21 JANUARY 1995, Page 35

Never mind the quality, feel the depth

Nigel Spivey

THE CORRESPONDENCE OF THOMAS HOBBES edited by Noel Malcolm OUP, 2 volumes, £60 each, pp. 586, pp. 510 These are not volumes for the vulgar mob. As their editor admits, Thomas Hobbes was 'not one of the great letter- writers of the 17th century': 'great' thus connotes quantity, but non-specialist readers may want to extend that to quality too — at least entertaining quality. The monarch of wit Hobbes must have been is niggardly with his powers here: that 'distor- tion of the countenance which we call laughter' will not be set off by any one of the 200-odd surviving letters to and from Hobbes, not even amongst the correspon- dence with less scholarly types. The fact that many of the letters were originally in Latin and French is a literary loss, for no degree of confident translation can make up for the incomparable turns and timbre of 17th-century English prose; and we badly miss any trace of the frisky epistles presumably exchanged between Hobbes and Ben Jonson.

So although what remains is scarcely dross, it contains a good deal too much either of adulation, or else close pedantic dispute, to constitute a classic addition to the canons of English literature. One imag- ines that many of the letters Hobbes received were clerical ravings best dropped straight into the grate. Those he kept were more likely to be querying him on some aspect of Euclidean geometry — and although Hobbes was initially drawn to philosophy through geometry, and contin- ued to be engrossed by its cabbalistic challenges (such as squaring the circle), his competence in that area is not the basis of his modern reputation. So one searches these letters in vain for the genesis of Hobbes' best-known. treatise, the Leviathan.

Hobbes confessed himself a cautious man, and attributed his timorousness to being born in a spasm of maternal appre- hension at the news of the Spanish Armada in 1588. His letters reveal a nice mingling of dogmatic tenacity with diplomacies aimed at ensuring for himself a safe and long life. We witness him protest gravely when a French publisher wants to advertise him as 'personal tutor to the Prince of Wales' — naturally enough, in 1647, the cautious man defined himself as neither Royalist nor Roundhead. And though Charles II liked Hobbes well enough to award him a pension, Hobbes nevertheless had to undergo the indignity of reminding the king to actually pay it. The letters define, then, some of what Hobbes would have called the 'contexture' of his own intellectual activity — but they are unlikely, by themselves, to become classic additions `Labour are making a bid for the "Don't Know" vote.' to the canon of English literary epistles.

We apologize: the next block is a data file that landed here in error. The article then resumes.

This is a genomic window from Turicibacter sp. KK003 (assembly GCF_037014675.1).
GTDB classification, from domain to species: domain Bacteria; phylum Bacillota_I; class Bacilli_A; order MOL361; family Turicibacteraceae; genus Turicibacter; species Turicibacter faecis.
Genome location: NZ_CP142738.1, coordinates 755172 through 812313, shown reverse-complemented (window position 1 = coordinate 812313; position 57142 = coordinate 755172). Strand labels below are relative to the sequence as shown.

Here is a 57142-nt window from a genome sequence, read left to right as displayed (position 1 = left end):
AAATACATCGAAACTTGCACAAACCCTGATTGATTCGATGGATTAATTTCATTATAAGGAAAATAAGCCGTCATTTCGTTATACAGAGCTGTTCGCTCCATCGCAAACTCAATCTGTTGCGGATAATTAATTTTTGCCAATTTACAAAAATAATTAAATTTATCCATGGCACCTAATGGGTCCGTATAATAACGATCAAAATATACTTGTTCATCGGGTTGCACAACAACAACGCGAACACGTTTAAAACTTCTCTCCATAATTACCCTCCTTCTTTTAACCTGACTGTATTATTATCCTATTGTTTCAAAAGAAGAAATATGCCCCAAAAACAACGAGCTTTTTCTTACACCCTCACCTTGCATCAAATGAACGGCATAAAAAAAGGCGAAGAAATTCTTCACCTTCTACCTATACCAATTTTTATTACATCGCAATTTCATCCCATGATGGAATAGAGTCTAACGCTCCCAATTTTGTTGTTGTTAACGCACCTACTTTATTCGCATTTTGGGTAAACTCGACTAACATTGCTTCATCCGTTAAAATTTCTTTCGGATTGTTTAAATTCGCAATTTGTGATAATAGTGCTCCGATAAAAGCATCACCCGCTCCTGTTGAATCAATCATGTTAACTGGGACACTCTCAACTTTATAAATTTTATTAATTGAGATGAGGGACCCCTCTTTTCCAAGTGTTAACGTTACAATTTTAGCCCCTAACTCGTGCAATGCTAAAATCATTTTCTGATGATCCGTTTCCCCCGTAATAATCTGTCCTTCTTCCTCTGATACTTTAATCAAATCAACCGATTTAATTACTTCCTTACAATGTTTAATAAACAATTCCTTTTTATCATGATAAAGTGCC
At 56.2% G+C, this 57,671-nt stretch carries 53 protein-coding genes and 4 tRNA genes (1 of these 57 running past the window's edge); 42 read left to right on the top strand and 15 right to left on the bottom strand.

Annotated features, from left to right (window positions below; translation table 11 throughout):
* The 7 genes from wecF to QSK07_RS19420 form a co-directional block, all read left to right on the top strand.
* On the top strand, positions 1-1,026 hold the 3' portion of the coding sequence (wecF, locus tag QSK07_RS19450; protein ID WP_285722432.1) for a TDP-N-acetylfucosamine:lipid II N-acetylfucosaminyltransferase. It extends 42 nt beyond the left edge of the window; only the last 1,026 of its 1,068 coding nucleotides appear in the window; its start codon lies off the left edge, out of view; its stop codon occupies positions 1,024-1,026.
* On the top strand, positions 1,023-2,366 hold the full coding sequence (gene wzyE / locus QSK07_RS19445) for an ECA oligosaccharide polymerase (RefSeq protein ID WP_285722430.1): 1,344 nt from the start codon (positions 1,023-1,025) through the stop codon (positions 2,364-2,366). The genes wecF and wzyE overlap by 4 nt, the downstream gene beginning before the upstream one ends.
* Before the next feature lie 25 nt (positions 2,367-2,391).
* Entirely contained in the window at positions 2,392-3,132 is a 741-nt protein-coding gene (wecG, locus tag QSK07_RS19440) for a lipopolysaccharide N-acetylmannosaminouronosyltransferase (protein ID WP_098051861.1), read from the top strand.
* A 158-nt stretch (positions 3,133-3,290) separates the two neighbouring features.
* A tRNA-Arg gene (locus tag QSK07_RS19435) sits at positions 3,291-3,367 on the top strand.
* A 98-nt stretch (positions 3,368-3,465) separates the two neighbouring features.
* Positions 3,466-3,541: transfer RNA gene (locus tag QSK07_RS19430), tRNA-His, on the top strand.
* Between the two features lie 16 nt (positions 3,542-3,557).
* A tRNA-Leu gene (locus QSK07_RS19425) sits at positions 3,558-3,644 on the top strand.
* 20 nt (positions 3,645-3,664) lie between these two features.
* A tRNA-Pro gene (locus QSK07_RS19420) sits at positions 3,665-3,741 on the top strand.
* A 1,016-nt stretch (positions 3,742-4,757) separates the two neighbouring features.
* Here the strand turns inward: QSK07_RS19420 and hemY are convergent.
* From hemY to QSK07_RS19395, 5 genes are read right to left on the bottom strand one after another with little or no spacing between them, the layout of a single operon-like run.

Yet the publishing project'of which it is a component makes this correspondence valuable. Noel Malcolm is general editor of a new edition of the works of Hobbes, and promises a biography too. If this consti- tutes a renewal of Hobbesian interest, or evangelises the Hobbes doctrines to a new audience, then there is cause for satisfac- tion. R. G. Collingwood, writing in 1942, saluted the 'gigantic stature' of Hobbes' Leviathan — almost desperately urging upon the 20th century Leviathan's 'true worth, as the world's greatest store of polit- • ical wisdom'. Noel Malcolm, who knows first-hand how a country can be taken apart by 'young urban gangsters in expensive sun- glasses', may harbour the same desire to see Hobbes at large again.

When he writes in his vernacular, Hobbes writes with accessible clarity. He despised abstractions and scholastic jargon, and his contempt for religious orthodoxy was so ironically veiled as to be deliciously insolent. No wonder he was reviled by so many of his contemporaries. Those who loved him then, however, loved him dearly for a rationality which ought to gain Hobbes new friends. One admiring corre- spondent, Sir Kenelm Digby, should speak for many: I confess I exceedingly value all that cometh from you; for you joyne nature and solide reason together; whereas many others that are accounted learned begett Chymeras and build castles in the ayre.

Hobbes continues to make sense. Descartes was only the first of many who deplored the vision of man's natural state as an 'ill condition'; sentimentalists every- where prefer to think of the Stone Age as the Garden of Eden. But the Hobbes account of human nature must be granted true in all its uncomfortable outlines. Hobbes anticipated the biology of 'the self- ish gene' by centuries. He perceived that human actions are motivated above all by self-interest. Life he likened to a race, in which misery simply equates to being con- tinually left behind, and happiness consists in catching those ahead. (Even acts of char- ity he saw as essentially self-gratifying: notoriously, when he himself gave sixpence to a beggar, he explained that the dispens- ing of alms had made the donor as happy, if not more so, than its recipient). Power and glory were sought above all, and glory in particular was not a commodity capable of being shared about. Ultimately, this race must degenerate into a free-for-all: the end result, war and misery for everyone. There- fore, we should all submit ourselves to the absolute rule of a powerful sovereignty: hence Leviathan.

We need Hobbes. His reasoning remains the strongest case yet made against the careless logic of deregulation and political laissez faire. Hobbes would not have seen the point of hands-off government. He would have condemned it for what it is: a silly, unsociable paradox.